"It is important for all midshipmen, especially those of Latin descent to understand and know what part our heritage played in American and naval history," said Midshipman 1st Class Manuel De La Cruz.

Approximately 510 midshipmen, which is 11 percent of the midshipmen population, identify with Latin descent.

"This year we had Mrs. Yolanda Maria Martinez, Chair for the Governor's Commission on Hispanic Affairs as our featured guest speaker," said Cruz. "She was our guest speaker last year for our banquet, and I thought having her back would be great for the plebes to hear her story and that of her family."


"Hispanics take tremendous pride in their record of military service, holding great honor to their status as members of the naval service - active, reserve, civilian and veterans - to advance equal treatment and integration of Hispanics within U.S. society," said Martinez.

Maritnez remarked how her father inspired her and how he was proud to serve in the Navy.

"I learned the meaning of service through him and witnessed the pride he exuded when he spoke of his military family," said Martinez. "Through his service he was given the opportunity to better himself in many ways."

After her remarks, Martinez presented the 2014 Hispanic Heritage Month proclamation from Maryland Governor Martin O'Malley to Capt. William Byrne, commandant of midshipmen.

Observation of Hispanic Heritage Month started in 1968 as Hispanic Heritage Week under President Lyndon Johnson and was expanded by President Ronald Reagan in 1988 to cover a 30-day period starting Sept. 15 and ending Oct. 15.


The start date for National Hispanic Heritage Month celebrates the anniversary of the independence of five Latin American countries on Sept. 15: Costa Rica, El Salvador, Guatemala, Honduras and Nicaragua. In addition, Mexico and Chile celebrate their independence days on Sept. 16 and Sept. 18, respectively.

Friday, September 19, 2014

"It's On Us" to Prevent Sexual Assault

By CDR Lynn Hammer, USNA Sexual Assault Prevention and Response (SAPR) Program Manager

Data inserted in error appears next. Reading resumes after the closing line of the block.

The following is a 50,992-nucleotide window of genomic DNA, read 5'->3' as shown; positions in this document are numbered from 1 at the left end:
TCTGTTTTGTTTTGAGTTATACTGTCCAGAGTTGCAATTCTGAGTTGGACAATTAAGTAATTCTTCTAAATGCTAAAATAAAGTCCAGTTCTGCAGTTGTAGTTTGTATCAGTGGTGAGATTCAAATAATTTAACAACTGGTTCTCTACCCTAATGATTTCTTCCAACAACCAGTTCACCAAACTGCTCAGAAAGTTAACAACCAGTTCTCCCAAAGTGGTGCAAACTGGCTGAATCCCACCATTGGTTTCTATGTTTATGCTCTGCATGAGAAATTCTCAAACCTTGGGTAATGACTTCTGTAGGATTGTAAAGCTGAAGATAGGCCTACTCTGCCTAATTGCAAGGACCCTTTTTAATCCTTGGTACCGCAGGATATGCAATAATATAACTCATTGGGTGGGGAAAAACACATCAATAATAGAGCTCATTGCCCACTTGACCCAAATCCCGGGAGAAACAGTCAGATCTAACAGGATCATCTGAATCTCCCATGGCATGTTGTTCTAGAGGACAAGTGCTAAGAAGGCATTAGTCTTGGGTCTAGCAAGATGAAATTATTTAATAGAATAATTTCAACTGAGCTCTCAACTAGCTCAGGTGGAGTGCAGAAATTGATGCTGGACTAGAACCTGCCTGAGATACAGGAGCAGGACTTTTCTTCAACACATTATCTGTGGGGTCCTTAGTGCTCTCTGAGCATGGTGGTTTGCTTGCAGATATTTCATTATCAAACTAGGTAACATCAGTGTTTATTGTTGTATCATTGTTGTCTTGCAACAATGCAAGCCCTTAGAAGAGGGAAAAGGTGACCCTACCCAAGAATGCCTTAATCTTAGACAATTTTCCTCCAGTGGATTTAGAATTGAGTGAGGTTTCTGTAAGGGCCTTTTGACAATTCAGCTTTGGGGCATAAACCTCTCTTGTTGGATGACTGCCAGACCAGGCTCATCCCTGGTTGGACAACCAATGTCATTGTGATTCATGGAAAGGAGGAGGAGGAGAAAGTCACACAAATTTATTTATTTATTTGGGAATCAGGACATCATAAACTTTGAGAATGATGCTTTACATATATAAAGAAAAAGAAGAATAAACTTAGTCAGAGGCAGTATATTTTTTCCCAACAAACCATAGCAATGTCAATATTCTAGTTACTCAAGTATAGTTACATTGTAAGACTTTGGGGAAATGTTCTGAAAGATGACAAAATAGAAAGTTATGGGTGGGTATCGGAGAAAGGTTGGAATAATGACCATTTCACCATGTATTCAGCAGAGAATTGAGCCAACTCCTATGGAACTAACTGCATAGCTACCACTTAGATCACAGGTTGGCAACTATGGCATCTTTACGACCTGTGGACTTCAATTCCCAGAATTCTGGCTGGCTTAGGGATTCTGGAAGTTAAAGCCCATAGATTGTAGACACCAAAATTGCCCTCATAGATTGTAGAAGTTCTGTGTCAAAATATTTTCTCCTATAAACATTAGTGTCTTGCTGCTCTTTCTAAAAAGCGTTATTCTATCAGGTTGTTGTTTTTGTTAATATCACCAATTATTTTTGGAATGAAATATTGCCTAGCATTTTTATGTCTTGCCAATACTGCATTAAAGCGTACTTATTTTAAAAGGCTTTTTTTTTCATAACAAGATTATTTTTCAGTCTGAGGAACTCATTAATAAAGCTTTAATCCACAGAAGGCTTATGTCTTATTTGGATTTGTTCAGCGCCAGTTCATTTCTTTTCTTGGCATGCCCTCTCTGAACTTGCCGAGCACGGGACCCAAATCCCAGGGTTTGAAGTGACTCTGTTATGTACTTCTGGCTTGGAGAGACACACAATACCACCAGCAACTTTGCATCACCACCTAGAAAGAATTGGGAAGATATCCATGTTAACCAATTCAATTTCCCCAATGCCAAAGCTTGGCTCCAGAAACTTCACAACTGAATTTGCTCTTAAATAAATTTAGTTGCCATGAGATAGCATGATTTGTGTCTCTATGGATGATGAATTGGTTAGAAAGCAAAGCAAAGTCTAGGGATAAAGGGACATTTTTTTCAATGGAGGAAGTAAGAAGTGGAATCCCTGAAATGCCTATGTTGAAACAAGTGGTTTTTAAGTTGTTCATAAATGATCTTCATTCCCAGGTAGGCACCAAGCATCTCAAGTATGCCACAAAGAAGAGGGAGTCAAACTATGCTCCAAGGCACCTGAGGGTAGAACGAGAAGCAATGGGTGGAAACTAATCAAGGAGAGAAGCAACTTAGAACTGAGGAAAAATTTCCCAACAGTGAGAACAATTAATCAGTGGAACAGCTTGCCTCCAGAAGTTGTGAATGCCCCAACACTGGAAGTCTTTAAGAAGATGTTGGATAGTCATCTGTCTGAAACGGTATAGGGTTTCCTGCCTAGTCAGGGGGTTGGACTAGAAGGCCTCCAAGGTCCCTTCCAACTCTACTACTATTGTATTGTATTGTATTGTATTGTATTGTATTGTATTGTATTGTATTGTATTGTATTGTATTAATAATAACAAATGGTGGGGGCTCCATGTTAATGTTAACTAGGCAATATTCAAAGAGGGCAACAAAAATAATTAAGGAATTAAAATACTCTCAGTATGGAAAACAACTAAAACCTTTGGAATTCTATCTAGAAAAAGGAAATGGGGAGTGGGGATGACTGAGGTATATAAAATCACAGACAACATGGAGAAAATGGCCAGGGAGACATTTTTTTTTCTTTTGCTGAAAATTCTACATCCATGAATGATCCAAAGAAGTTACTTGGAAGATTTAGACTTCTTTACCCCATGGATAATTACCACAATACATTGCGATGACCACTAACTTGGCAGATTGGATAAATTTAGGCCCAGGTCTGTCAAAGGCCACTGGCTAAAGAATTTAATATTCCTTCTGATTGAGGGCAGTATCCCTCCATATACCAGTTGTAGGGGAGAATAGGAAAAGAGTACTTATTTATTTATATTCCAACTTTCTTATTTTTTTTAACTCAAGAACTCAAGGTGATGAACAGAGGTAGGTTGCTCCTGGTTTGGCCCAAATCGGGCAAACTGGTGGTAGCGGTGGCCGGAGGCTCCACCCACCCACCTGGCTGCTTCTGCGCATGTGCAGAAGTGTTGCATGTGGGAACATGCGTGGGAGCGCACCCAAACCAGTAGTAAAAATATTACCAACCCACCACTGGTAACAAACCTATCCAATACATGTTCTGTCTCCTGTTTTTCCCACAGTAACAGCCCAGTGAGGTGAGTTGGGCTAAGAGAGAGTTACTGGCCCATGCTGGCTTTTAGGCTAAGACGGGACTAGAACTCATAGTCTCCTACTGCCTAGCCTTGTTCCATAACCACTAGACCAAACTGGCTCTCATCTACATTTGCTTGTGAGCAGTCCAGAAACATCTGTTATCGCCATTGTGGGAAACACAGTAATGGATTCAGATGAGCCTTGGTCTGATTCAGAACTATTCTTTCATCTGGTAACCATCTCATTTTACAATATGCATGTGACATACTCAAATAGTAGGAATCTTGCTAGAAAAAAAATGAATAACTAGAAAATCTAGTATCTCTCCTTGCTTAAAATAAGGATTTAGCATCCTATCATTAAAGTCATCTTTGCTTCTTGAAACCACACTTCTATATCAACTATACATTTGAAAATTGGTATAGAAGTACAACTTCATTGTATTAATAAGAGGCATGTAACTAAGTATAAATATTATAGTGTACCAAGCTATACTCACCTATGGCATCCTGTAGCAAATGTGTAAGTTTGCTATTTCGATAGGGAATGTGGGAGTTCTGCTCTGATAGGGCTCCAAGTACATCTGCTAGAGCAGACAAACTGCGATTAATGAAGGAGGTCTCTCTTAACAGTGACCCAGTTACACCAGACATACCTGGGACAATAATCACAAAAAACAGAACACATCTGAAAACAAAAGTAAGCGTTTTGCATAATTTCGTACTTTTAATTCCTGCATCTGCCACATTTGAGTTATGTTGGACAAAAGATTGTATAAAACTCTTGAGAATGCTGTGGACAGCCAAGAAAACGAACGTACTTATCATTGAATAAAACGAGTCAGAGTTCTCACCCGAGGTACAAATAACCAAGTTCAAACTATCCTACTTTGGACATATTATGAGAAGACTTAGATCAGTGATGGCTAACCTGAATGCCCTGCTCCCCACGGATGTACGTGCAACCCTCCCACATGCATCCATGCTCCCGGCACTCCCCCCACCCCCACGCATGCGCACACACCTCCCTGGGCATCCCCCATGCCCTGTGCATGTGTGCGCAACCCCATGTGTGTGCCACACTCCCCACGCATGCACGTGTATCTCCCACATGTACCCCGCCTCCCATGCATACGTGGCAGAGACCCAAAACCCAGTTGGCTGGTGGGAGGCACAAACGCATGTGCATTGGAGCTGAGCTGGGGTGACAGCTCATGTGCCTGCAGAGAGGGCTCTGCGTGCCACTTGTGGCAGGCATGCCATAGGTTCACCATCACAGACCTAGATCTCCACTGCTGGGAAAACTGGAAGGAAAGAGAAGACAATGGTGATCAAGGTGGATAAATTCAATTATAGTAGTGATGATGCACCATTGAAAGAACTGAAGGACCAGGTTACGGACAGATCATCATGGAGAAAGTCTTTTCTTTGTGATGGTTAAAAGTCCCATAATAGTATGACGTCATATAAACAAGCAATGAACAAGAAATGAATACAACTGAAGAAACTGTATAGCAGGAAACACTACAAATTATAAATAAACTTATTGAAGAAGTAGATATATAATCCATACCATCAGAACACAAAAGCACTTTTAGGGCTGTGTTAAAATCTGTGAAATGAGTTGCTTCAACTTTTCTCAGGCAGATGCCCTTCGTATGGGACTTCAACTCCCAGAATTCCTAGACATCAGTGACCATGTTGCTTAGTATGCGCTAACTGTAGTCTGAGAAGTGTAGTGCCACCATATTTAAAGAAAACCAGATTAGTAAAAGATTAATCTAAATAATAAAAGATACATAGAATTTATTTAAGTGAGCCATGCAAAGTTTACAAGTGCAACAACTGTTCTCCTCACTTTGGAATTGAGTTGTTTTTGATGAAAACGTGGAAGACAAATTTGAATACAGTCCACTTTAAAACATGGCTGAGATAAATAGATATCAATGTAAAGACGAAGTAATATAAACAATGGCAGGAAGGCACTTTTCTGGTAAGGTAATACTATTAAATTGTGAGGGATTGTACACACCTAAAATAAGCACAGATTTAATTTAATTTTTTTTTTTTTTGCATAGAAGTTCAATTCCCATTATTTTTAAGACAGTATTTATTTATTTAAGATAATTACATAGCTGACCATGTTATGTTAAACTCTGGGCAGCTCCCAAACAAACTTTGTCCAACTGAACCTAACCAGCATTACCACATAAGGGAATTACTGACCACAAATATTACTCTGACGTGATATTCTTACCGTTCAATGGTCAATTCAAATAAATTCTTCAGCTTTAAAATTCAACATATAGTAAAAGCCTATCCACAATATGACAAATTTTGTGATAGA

Today the White House officially launched the “It’s On Us” Campaign.  It is an unprecedented national cultural movement, addressing prevention of sexual assault and is designed to inspire commitment not just from college students, but our society at large.


VADM Carter, participated today in this White House event, and we all look forward to the Naval Academy’s important role in this campaign.  Stand by for the creativity and positive energy unique to midshipmen and that we have come to expect when they rally behind a worthy cause!

In our last blog, we laid out how the Naval Academy takes SAPR extremely seriously and how the academy family is committed to being part of the solution and of creating an environment of dignity and mutual respect for all.  We work hard every day to truly commit to these ideals and remain flexible in our approach.  Our SAPR program continues to evolve, and we are smarter in identifying behavior, and wiser in knowing how and when to step in.  Our Response Team is institutionally recognized for their role and has received full support and respect for confidentiality in care.  Are we at the finish line? -  absolutely not, and I would argue, there is no finish line.

This past year our service academy counterparts were committed to collaborating.  We brought cadets and midshipmen together for the first time in April at West Point to specifically talk about sexual harassment and assault prevention.  They also talked about the challenges of peer leadership, and the many influences on culture and sub-cultures at service academies.  Students compared programs and ideas; confronted challenges; and learned each academy’s best-practices, and it was clear we all had clear strengths.